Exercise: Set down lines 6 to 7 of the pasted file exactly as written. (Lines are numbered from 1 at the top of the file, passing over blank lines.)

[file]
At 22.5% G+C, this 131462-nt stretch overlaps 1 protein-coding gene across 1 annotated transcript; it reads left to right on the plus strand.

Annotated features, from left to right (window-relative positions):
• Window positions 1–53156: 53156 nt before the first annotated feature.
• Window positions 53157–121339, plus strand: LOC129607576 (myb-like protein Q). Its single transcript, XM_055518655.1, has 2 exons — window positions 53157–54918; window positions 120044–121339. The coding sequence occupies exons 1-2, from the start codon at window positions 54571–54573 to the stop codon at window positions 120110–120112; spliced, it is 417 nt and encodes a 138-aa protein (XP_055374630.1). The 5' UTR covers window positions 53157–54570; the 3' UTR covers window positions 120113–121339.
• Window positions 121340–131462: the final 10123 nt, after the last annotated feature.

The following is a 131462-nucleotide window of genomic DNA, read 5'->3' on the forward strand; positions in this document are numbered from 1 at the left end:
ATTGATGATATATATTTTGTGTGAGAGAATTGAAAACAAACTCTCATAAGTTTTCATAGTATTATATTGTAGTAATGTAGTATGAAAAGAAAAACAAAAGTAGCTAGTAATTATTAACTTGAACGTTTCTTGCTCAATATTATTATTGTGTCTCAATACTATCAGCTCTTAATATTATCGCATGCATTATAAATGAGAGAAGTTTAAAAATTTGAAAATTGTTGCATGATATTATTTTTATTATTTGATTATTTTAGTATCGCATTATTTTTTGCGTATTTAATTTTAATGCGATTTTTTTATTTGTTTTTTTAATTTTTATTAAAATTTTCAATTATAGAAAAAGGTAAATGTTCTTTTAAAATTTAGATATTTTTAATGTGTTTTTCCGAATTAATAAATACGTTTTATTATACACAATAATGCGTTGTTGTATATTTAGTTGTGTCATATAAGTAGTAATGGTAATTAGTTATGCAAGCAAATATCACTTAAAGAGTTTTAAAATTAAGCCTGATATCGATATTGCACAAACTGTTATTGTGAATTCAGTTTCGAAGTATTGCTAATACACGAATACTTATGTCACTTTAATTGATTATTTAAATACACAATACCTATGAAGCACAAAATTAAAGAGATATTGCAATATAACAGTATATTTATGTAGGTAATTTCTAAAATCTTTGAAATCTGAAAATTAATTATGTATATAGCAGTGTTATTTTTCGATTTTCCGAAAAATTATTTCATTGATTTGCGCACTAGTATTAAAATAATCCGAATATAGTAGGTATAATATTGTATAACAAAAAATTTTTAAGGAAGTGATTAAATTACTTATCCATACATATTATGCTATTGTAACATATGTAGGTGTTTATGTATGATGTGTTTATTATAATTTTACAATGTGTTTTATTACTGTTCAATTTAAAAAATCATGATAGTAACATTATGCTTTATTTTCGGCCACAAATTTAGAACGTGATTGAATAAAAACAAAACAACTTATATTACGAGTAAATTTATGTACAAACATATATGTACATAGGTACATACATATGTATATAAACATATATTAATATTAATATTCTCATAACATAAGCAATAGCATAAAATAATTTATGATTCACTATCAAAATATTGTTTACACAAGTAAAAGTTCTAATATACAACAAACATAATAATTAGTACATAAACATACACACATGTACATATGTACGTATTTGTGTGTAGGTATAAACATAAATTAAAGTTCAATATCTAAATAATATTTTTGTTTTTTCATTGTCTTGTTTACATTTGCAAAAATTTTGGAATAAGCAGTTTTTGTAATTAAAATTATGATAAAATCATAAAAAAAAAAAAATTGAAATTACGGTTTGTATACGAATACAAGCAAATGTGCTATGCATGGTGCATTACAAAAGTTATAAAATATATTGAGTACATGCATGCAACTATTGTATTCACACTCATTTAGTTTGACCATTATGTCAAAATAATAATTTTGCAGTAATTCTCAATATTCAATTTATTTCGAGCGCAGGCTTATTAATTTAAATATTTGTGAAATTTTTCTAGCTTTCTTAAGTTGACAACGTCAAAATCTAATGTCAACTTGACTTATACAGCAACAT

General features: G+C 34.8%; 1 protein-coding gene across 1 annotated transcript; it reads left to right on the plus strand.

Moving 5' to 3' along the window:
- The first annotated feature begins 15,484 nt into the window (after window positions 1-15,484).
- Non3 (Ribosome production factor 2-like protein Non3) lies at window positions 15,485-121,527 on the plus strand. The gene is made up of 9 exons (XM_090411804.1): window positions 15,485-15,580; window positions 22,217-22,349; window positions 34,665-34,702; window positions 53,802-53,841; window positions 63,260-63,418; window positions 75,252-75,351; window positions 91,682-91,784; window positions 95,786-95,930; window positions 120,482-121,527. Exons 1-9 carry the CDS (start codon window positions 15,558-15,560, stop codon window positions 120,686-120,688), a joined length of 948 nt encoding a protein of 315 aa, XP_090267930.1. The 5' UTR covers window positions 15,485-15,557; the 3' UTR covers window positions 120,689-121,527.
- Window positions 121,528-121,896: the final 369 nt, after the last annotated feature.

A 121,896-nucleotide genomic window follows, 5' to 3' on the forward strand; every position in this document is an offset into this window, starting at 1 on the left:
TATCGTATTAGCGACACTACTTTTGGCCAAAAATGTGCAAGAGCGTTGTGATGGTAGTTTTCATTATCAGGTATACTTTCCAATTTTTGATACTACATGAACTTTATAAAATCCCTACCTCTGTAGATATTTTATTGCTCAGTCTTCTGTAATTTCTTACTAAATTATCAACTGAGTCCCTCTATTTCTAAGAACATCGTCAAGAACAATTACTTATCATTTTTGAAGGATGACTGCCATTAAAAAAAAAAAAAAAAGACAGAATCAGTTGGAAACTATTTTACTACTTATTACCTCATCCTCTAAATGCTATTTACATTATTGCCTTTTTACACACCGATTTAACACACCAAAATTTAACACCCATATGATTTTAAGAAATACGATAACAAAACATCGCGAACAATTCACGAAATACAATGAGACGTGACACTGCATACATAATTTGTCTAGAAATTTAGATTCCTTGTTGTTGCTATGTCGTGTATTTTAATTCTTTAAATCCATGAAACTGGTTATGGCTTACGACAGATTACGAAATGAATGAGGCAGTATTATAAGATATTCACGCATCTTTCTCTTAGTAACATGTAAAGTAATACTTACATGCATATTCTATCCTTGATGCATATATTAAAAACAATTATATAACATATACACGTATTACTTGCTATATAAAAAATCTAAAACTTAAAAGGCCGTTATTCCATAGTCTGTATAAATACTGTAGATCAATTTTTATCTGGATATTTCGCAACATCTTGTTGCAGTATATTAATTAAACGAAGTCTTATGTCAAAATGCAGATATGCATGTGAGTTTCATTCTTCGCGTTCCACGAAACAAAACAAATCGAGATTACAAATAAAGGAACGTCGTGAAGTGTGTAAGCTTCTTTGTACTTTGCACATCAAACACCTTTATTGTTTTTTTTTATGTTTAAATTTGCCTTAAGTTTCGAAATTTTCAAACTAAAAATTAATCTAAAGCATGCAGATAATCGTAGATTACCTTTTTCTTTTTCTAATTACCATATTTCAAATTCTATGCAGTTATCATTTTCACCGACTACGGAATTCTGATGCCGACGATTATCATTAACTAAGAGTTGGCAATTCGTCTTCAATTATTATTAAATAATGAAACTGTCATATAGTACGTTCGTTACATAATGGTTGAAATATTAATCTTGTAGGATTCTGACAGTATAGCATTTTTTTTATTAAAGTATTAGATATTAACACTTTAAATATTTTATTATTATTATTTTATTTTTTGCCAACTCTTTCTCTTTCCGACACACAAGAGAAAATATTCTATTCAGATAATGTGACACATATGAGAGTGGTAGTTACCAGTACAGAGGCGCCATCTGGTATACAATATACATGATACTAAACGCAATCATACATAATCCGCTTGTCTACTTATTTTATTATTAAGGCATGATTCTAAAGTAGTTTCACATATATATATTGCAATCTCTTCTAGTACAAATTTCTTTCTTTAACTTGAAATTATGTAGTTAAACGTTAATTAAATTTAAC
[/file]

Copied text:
The following is a 131462-nucleotide window of genomic DNA, read 5'->3' on the forward strand; positions in this document are numbered from 1 at the left end:
ATTGATGATATATATTTTGTGTGAGAGAATTGAAAACAAACTCTCATAAGTTTTCATAGTATTATATTGTAGTAATGTAGTATGAAAAGAAAAACAAAAGTAGCTAGTAATTATTAACTTGAACGTTTCTTGCTCAATATTATTATTGTGTCTCAATACTATCAGCTCTTAATATTATCGCATGCATTATAAATGAGAGAAGTTTAAAAATTTGAAAATTGTTGCATGATATTATTTTTATTATTTGATTATTTTAGTATCGCATTATTTTTTGCGTATTTAATTTTAATGCGATTTTTTTATTTGTTTTTTTAATTTTTATTAAAATTTTCAATTATAGAAAAAGGTAAATGTTCTTTTAAAATTTAGATATTTTTAATGTGTTTTTCCGAATTAATAAATACGTTTTATTATACACAATAATGCGTTGTTGTATATTTAGTTGTGTCATATAAGTAGTAATGGTAATTAGTTATGCAAGCAAATATCACTTAAAGAGTTTTAAAATTAAGCCTGATATCGATATTGCACAAACTGTTATTGTGAATTCAGTTTCGAAGTATTGCTAATACACGAATACTTATGTCACTTTAATTGATTATTTAAATACACAATACCTATGAAGCACAAAATTAAAGAGATATTGCAATATAACAGTATATTTATGTAGGTAATTTCTAAAATCTTTGAAATCTGAAAATTAATTATGTATATAGCAGTGTTATTTTTCGATTTTCCGAAAAATTATTTCATTGATTTGCGCACTAGTATTAAAATAATCCGAATATAGTAGGTATAATATTGTATAACAAAAAATTTTTAAGGAAGTGATTAAATTACTTATCCATACATATTATGCTATTGTAACATATGTAGGTGTTTATGTATGATGTGTTTATTATAATTTTACAATGTGTTTTATTACTGTTCAATTTAAAAAATCATGATAGTAACATTATGCTTTATTTTCGGCCACAAATTTAGAACGTGATTGAATAAAAACAAAACAACTTATATTACGAGTAAATTTATGTACAAACATATATGTACATAGGTACATACATATGTATATAAACATATATTAATATTAATATTCTCATAACATAAGCAATAGCATAAAATAATTTATGATTCACTATCAAAATATTGTTTACACAAGTAAAAGTTCTAATATACAACAAACATAATAATTAGTACATAAACATACACACATGTACATATGTACGTATTTGTGTGTAGGTATAAACATAAATTAAAGTTCAATATCTAAATAATATTTTTGTTTTTTCATTGTCTTGTTTACATTTGCAAAAATTTTGGAATAAGCAGTTTTTGTAATTAAAATTATGATAAAATCATAAAAAAAAAAAAATTGAAATTACGGTTTGTATACGAATACAAGCAAATGTGCTATGCATGGTGCATTACAAAAGTTATAAAATATATTGAGTACATGCATGCAACTATTGTATTCACACTCATTTAGTTTGACCATTATGTCAAAATAATAATTTTGCAGTAATTCTCAATATTCAATTTATTTCGAGCGCAGGCTTATTAATTTAAATATTTGTGAAATTTTTCTAGCTTTCTTAAGTTGACAACGTCAAAATCTAATGTCAACTTGACTTATACAGCAACAT